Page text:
Monthly Archives: October 2013

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Halloween around the world

halloween_blog_V3

Halloween (also spelt Hallowe’en or known as All Hallows’ Eve) is recognised every year on 31 October in lots of countries around the world. Find out more about Halloween with busuu!

How did Halloween start?

Many people believe that Halloween originally developed from festivals in western Europe, celebrating either harvests or the dead. It might even come from the Gaelic seasonal festival called Samhain, which was observed in Ireland and Scotland.

Where is Halloween celebrated?

Although it began in Europe, Halloween is now popular in many other countries due to migrants introducing the tradition. For example, it’s thought that it arrived in North America thanks to Irish people who moved there in the 19th century.

North America

Throughout the USA and Canada, Halloween is one of the biggest events of the year. After Christmas, it’s also the most popular time to decorate both indoors and outdoors!

Trick-or-treating is a favourite pastime. This involves children dressing up and then going from door to door to ask for sweets. Halloween costume parties are very common – for adults too!

Europe

Halloween is not as popular as in North America, but it’s still widely celebrated. Typical activities include fancy dress parties, trick-or-treating, ‘bobbing’ for apples, making lanterns, eating toffee apples or enjoying fireworks.

Central and South America

The Day of the Dead, which is on the 2nd of November, is a well-known festival in Mexico. It’s a time when friends and family get together to remember those who have died.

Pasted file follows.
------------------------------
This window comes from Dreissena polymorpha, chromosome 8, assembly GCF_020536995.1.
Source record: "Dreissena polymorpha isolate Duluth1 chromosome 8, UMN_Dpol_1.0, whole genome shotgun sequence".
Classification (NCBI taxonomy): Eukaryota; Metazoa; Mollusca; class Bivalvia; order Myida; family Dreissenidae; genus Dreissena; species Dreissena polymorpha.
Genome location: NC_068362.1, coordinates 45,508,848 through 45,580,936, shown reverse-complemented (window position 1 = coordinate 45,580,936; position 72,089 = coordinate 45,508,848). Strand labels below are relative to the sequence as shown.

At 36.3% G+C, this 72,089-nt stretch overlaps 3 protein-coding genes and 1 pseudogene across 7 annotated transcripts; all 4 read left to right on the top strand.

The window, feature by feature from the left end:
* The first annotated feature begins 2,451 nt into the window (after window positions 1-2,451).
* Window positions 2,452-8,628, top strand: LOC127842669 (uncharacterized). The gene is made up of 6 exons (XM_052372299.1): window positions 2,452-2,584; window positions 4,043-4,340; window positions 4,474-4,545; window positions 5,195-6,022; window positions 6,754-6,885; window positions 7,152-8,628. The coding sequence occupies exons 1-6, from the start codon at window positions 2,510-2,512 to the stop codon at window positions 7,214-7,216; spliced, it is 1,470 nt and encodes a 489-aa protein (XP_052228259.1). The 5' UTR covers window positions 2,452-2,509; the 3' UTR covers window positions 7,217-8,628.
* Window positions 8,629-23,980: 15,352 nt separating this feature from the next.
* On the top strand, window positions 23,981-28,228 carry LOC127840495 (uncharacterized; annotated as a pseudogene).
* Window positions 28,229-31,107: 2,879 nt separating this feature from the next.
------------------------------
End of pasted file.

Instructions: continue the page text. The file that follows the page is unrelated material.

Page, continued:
However, North-American-style Halloween celebrations are also growing in popularity, including games such as trick-or-treating and typical symbols like pumpkin lanterns and witches.

Asia

For Chinese in Hong Kong and Singapore, Halloween is a time to give presents to spirits to keep them happy. Western-style celebrations are also popular in Singapore and Japan.

Explore Halloween with busuu!

Are you feeling spooky? Then try out the special busuu Halloween learning unit! It has lots of useful vocabulary, as well as a dialogue, a writing exercise, a chance to chat to native speakers and a test to check what you’ve remembered.

How do you celebrate?

Is Halloween celebrated where you live? Or do you have a similar local festival with different traditions? Does your language have any special Halloween words or phrases? Let us know in the comments!

195

busuu Facebook sweepstake – win an iPhone 5s

Win a brand new iPhone 5s, incl. all busuu mobile apps!

facebook-ads

The busuu language-learning apps to connect learners with native speakers worldwide are now downloaded an average of 25,000 times a day, enabling our users to learn on the go – wherever they are and whenever they want!

We are now giving one lucky winner the chance to win a brand new iPhone 5s, complete with full access to all mobile apps from busuu!

All you need to do is to become a fan of the busuu Facebook page and you are in for a chance of winning!

Once you have entered, make sure to share the sweepstake with all of your friends as you will get one bonus entry for each of your friends that enter too!

Win an iPhone 5s now!

194

Boost your pronunciation – Part 2

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When learning a new language, it can be hard to pronounce things in a way that people understand.

The busuutalk feature on busuu is a great way to practise both your listening skills and your pronunciation. Here are three tips to help you get the most out of busuutalk:

1. Listen. Different people pronounce words differently. Listen and pay attention to the way the words and sentences sound (see this post for some help with what to focus on).

2. Imitate. As you listen, try to copy the way that native speakers form sounds, words and sentences.

3. Ask for help. When using busuutalk, ask your partner to focus on your pronunciation. Tell them that you would like to sound clear and be easily understood and ask them to tell you when you make a mistake.

Which words do you find hard to pronounce correctly? Let us know on the comments below, or connect with others using busuutalk and ask them to help you!

 

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Language is more than words – Part 2

emoticons

In part 1, we looked at the different ways of greeting others across the world. Now let’s look at more language without words!